Expected Delivery

Regular updates to the AGESA have been welcomed by enthusiasts keen to maximise the CPU performance of the still relatively unexplored Zen 2 architecture, but there has to come a point where the frequency and significance of updates starts to concern mainstream and novice users. For all the tools available today, updating the BIOS is a process not without risk. With every update there is a chance the end-user bricks their system, particularly is the motherboard is without dual-BIOS functionality. Such is often the frustrating price for early adoption of a new platform but AMD need to be mindful that this entire process is eroding rather than building up trust.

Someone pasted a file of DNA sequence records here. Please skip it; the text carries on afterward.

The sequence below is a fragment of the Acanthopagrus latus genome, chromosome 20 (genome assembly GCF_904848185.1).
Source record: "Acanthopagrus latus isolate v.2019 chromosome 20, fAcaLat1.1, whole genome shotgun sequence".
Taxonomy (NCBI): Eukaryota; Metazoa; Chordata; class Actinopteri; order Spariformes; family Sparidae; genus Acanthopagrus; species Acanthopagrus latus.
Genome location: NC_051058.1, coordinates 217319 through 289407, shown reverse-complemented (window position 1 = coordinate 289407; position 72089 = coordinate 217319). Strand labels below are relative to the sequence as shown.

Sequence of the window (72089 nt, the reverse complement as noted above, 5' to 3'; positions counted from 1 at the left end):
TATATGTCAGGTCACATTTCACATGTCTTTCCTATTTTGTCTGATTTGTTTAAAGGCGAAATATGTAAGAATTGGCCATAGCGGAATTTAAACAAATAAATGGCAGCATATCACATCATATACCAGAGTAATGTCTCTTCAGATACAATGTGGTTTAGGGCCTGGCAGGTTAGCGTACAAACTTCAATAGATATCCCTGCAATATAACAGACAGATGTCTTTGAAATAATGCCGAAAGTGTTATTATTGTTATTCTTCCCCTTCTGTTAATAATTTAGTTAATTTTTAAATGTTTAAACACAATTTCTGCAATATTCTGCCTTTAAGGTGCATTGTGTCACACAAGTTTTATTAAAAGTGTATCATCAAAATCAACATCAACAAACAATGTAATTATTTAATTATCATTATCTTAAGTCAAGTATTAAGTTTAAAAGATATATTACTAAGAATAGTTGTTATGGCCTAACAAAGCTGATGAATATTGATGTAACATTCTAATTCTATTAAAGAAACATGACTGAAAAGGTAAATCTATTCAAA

AGESA 1003ABBA is now in the hands of motherboards manufacturers who are adapting BIOSes as we speak. The typical turn-around time for development and validation is 2-3 weeks, so we should expect finished variants before the end of September. Hopefully this will not impact the Ryzen 9 3950X's anticipated September launch.

The AMD Monitoring SDK should see a public release before the end of September. Click here to download the latest version of AMD's Ryzen Master utility.

SOURCES: debauer RYZEN 3000 Boost Survey Results, AMD Community Update #6